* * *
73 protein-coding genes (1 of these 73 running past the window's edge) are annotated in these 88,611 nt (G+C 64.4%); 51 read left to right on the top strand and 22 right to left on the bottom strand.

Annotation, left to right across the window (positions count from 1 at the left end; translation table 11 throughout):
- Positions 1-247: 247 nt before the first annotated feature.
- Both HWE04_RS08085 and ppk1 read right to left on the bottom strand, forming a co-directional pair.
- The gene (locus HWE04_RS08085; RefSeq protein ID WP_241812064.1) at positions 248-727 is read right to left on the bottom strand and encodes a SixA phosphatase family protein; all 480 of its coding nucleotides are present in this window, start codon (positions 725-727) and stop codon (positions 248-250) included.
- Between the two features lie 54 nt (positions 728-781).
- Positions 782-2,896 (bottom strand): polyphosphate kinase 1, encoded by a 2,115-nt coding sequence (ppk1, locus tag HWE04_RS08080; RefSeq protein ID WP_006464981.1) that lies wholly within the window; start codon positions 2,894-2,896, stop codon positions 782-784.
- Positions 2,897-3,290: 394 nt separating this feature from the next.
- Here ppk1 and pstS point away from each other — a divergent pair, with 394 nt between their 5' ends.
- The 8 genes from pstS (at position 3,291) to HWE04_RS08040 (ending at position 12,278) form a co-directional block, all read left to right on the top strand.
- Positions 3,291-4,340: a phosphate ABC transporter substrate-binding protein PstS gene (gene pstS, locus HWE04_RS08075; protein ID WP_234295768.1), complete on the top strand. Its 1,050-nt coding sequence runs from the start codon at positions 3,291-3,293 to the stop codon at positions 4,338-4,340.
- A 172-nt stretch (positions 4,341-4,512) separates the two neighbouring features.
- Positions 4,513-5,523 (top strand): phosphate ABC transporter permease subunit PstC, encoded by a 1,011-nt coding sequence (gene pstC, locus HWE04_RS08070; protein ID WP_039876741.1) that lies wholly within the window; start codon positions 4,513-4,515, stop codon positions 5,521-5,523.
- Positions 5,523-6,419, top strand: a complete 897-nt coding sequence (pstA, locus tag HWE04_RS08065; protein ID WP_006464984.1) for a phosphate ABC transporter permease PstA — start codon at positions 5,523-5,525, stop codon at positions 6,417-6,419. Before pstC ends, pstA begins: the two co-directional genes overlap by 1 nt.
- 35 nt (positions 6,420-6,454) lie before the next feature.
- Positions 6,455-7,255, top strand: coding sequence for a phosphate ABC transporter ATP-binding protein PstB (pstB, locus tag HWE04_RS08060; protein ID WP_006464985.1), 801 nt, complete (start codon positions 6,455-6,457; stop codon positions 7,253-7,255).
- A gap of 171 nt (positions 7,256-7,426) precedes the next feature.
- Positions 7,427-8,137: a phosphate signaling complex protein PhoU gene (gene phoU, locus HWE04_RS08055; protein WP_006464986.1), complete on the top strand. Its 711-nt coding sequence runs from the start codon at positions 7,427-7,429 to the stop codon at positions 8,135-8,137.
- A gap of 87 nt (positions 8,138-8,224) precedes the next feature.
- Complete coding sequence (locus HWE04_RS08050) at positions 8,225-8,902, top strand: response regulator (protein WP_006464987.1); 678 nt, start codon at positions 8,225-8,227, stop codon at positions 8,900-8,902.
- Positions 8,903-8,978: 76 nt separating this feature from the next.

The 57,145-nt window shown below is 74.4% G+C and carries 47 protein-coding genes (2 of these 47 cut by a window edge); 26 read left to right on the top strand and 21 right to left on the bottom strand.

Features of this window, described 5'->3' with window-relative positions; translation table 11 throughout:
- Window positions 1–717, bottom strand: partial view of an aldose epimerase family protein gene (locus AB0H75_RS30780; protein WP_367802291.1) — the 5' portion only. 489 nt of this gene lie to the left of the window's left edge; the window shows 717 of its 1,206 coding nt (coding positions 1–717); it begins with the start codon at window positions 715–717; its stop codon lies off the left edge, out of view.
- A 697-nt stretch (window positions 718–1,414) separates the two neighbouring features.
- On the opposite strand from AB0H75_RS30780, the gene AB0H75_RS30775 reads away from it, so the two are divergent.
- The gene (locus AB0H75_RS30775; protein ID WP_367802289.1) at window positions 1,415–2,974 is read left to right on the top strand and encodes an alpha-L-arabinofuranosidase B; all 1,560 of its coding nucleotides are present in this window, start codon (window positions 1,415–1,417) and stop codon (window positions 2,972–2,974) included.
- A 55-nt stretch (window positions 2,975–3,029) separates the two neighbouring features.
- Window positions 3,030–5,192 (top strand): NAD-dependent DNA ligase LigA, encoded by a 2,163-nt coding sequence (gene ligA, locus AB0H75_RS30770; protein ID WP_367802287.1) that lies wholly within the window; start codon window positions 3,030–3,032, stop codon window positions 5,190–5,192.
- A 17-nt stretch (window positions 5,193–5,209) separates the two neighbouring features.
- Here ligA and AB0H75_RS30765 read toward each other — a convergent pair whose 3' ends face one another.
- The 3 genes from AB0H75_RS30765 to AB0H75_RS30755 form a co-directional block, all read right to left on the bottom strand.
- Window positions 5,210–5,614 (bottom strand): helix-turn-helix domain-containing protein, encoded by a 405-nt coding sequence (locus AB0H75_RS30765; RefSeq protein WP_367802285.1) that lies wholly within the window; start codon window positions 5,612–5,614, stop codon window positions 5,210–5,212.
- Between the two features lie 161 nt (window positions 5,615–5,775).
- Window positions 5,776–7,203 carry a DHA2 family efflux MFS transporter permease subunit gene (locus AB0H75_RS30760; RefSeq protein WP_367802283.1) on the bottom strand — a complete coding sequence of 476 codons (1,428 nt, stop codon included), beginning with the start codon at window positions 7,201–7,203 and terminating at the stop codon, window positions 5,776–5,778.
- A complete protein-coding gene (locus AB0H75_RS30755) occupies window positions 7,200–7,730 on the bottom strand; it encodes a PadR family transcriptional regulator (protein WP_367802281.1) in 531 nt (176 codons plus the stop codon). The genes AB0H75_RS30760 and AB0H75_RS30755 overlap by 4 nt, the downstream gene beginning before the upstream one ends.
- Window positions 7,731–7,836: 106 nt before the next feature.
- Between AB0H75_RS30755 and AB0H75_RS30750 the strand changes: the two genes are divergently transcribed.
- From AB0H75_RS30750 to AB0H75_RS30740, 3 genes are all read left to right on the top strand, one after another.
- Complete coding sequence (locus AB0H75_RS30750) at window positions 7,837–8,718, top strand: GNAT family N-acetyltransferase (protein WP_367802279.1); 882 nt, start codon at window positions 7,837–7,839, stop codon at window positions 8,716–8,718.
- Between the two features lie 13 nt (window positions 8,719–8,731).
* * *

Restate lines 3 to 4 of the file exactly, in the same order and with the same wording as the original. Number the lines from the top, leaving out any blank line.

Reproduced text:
- Positions 1-247: 247 nt before the first annotated feature.
- Both HWE04_RS08085 and ppk1 read right to left on the bottom strand, forming a co-directional pair.